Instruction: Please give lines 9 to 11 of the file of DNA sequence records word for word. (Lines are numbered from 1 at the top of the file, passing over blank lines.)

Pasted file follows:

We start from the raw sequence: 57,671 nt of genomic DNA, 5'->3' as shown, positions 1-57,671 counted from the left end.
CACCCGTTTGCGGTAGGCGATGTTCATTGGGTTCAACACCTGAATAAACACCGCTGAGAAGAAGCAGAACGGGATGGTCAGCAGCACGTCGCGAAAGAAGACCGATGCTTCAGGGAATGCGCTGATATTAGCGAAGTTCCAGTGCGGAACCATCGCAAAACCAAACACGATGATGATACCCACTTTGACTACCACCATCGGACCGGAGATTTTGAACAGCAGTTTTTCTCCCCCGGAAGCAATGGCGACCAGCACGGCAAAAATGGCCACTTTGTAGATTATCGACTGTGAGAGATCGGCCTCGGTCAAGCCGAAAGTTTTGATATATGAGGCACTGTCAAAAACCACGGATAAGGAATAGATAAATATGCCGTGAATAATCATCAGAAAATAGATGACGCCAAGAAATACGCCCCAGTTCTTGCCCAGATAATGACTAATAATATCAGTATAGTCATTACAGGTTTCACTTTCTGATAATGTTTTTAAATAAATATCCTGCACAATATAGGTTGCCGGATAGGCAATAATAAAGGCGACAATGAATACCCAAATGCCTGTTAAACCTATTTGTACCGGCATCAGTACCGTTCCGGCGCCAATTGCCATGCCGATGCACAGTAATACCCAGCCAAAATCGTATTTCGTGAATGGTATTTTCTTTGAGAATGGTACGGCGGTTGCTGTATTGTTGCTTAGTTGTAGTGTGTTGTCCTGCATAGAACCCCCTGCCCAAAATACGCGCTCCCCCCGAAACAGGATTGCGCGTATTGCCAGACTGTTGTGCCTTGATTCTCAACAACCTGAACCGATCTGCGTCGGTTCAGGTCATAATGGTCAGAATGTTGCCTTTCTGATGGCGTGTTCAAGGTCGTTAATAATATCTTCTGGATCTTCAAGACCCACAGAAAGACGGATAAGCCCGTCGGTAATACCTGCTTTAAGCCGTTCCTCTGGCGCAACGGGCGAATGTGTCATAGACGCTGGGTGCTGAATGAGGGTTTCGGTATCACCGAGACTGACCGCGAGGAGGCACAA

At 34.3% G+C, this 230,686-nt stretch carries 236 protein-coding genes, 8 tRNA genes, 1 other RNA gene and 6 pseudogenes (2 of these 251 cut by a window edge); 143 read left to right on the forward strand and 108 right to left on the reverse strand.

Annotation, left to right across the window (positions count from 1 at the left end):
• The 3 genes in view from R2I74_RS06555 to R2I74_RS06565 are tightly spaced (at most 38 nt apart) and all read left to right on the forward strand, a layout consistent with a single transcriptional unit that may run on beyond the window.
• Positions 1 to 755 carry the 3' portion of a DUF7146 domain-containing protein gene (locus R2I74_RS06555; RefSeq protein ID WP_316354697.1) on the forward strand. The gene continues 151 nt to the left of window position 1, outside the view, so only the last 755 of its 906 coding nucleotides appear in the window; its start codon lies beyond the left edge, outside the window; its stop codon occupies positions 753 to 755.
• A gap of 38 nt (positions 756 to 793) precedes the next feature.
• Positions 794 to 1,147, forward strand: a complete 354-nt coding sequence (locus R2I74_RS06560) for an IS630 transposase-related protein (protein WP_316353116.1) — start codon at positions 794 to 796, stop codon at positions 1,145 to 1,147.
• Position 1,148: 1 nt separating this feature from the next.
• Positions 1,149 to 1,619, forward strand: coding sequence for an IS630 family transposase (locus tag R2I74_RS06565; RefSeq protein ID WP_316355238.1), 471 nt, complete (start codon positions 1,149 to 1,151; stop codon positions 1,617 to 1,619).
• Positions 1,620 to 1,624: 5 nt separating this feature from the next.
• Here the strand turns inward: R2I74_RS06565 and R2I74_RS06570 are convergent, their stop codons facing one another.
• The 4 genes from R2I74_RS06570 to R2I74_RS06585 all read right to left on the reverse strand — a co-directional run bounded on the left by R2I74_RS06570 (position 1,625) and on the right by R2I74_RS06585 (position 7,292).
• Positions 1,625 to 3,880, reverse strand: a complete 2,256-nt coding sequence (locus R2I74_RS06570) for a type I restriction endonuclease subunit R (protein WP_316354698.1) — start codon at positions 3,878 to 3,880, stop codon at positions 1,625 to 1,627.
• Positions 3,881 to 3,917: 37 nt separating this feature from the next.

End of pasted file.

• Position 1,148: 1 nt separating this feature from the next.
• Positions 1,149 to 1,619, forward strand: coding sequence for an IS630 family transposase (locus tag R2I74_RS06565; RefSeq protein ID WP_316355238.1), 471 nt, complete (start codon positions 1,149 to 1,151; stop codon positions 1,617 to 1,619).
• Positions 1,620 to 1,624: 5 nt separating this feature from the next.